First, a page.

PRIME Journal Vol. 11 Issue 4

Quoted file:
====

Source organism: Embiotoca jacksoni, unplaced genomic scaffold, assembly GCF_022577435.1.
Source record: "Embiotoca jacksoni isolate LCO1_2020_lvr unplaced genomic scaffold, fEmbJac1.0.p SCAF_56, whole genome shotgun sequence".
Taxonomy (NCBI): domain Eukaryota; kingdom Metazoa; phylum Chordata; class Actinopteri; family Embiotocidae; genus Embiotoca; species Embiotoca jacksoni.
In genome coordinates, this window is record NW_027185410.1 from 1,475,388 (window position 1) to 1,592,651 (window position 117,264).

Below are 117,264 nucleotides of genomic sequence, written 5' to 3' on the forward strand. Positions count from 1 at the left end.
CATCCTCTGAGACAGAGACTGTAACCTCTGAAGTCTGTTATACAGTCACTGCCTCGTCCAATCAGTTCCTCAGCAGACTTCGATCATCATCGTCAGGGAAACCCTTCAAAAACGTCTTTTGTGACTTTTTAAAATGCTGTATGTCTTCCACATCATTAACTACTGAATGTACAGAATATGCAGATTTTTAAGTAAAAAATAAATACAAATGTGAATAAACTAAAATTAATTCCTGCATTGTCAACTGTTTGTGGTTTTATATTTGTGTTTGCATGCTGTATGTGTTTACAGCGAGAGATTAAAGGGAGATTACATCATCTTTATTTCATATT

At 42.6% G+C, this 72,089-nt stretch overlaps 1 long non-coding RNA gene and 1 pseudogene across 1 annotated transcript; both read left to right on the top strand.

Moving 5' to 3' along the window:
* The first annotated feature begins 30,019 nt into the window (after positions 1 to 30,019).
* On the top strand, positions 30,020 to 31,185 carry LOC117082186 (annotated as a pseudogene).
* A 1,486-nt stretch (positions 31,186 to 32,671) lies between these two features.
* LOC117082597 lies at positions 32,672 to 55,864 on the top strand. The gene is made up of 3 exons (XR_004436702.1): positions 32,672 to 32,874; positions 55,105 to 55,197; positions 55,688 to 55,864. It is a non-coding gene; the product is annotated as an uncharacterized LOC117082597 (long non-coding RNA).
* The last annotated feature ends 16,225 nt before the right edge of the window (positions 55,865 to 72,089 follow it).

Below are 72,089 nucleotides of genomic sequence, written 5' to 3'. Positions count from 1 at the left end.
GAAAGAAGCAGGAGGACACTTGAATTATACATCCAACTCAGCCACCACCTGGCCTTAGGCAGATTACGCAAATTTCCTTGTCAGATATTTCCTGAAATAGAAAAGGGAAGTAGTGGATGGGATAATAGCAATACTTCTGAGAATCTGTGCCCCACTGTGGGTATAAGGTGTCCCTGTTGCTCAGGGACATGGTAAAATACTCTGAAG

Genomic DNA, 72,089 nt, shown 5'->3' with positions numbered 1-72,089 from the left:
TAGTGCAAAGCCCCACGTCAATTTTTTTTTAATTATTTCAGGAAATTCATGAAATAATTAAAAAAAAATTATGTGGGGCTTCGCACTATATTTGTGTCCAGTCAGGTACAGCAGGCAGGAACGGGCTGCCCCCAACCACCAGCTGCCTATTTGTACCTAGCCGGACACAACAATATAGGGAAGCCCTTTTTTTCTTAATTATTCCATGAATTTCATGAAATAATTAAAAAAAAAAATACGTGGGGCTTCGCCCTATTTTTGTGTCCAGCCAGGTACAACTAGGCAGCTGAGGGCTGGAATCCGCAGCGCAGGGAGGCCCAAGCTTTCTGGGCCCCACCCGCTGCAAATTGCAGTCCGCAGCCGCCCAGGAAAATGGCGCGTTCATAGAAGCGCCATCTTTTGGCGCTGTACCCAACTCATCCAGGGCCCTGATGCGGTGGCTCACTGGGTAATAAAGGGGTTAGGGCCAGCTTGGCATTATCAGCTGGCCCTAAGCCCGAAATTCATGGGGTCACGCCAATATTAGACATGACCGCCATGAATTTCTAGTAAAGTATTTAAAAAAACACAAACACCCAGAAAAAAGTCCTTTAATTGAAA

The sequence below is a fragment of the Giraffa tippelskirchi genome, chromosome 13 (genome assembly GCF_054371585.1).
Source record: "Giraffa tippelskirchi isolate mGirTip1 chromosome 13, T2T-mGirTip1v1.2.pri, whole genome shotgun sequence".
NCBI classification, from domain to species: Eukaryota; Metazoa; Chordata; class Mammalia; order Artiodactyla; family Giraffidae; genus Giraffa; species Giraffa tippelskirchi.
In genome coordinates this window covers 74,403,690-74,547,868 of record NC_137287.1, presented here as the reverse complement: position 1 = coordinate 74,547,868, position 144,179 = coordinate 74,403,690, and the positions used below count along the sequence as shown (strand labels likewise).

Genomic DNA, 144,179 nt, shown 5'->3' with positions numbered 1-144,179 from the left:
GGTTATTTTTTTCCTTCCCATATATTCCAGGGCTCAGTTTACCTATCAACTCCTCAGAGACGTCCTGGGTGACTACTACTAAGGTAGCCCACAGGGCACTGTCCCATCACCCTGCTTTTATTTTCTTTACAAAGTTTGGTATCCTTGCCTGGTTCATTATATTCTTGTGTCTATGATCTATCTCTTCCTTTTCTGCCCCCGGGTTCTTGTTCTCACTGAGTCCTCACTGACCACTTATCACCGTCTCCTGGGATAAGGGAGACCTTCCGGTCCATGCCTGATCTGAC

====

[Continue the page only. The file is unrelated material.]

respiratory, auto-immune and neurologic disorders. Furthermore, chronic inflammation is a feature of both rosacea and several systemic co-morbidities, notably cardiometabolic disease 5,6 . In addition, genome-wide association studies (studying the human genome and comparing it to otherswith a similar disease or condition) identified (chromosomal) loci for rosacea that were also associated with several auto-immune diseases, such as diabetes mellitus, coeliac disease, and rheumatoid arthritis 7 . Rosacea and gut health Association studies linking rosacea to the gastrointestinal system have shown a link with inflammatory bowel disease and overgrowth of gut bacteria (both H.pylori and small intestinal bowel overgrowth) 8 . The microenvironment in the gut is increasingly linked to skin inflammation with gut dysbiosis (an alteration in the harmonious composition of the gut microbiome) playing an important role in immunity as well as controlling inflammatory signalling that maymanifest in facial skin. This can either be through the mediation of inflammation through cytokines and other inflammatory mediators or through mucosal barrier compromise, often known as the leaky gut 9 . Gut dysbiosis is an imbalance that is affected by multiple factors, including age, food consumption, stress and antibiotics (in anti-microbial doses). Intestinal inflammation and gut dysbiosis activate the plasma kallikrein-kinin system pathway, which is pro-inflammatory in rosacea and identified as a key step in its inflammatory cascade 10 . In addition, gut dysbiosis leads to mucosal barrier compromise, which, as a consequence, leads to the increase in pro-inflammatory substances circulating in the bloodstream. Control of the harmonious gut microbial environment, as well as the inflammation, can in turn have a positive effect on the control of rosacea symptoms and is increasingly being recognised as part of the overall management of rosacea through a number of interventions such as dietarymodification, consumption of probiotics, as well as control and eradication of potentially pathogenic microbes such as H.pylori and small intestinal bowel overgrowth 11 . Gastrin-induced flushing, a symptom commonly found in rosacea patients, has also been linked to the presence of H.pylori 8 . In clinical practice, this can be an additional approach in the management of rosacea patients, namely those who do express gastrointestinal symptoms andmay therefore have gut inflammation or bacterial overgrowth could benefit from bacterial eradication and control of inflammation. It is, therefore, of importance that rosacea patients are asked and probed for any gastrointestinal symptoms that might be associated with or contribute to their rosacea symptoms. The skin microbiome The skin microbiome too has increasingly been recognised to play a role in several inflammatory cutaneous diseases, including rosacea 12 . The skin microbiome refers to the diverse microbial population unique to each individual comprising of bacteria, viruses, fungi, and mites. Some are skin residents and act as symbionts, while others are invaders and often pathogenic. Advances in genomic sequencing research, as opposed to outdated culture- based techniques, have paved the way for a much better understanding of the microbiome’s composition on human skin.Theskinmicrobiome is a delicate environment affected by a number of factors, such as the skin’s acidity, temperature, lipid composition, humidity, stress, pollution, dehydration, and local skin The skinmicrobiome is a delicate environment affected by a number of factors, such as the skin’s acidity, temperature, lipid composition, humidity, stress, pollution, dehydration, and local skin changes such as dry or moist skin. Figure 3 (A) before and (B) after of a patient significantly improved after dietary modification and gut treatment 40 September/October 2021 | AESTHETIC FEATURE | ROSACEA |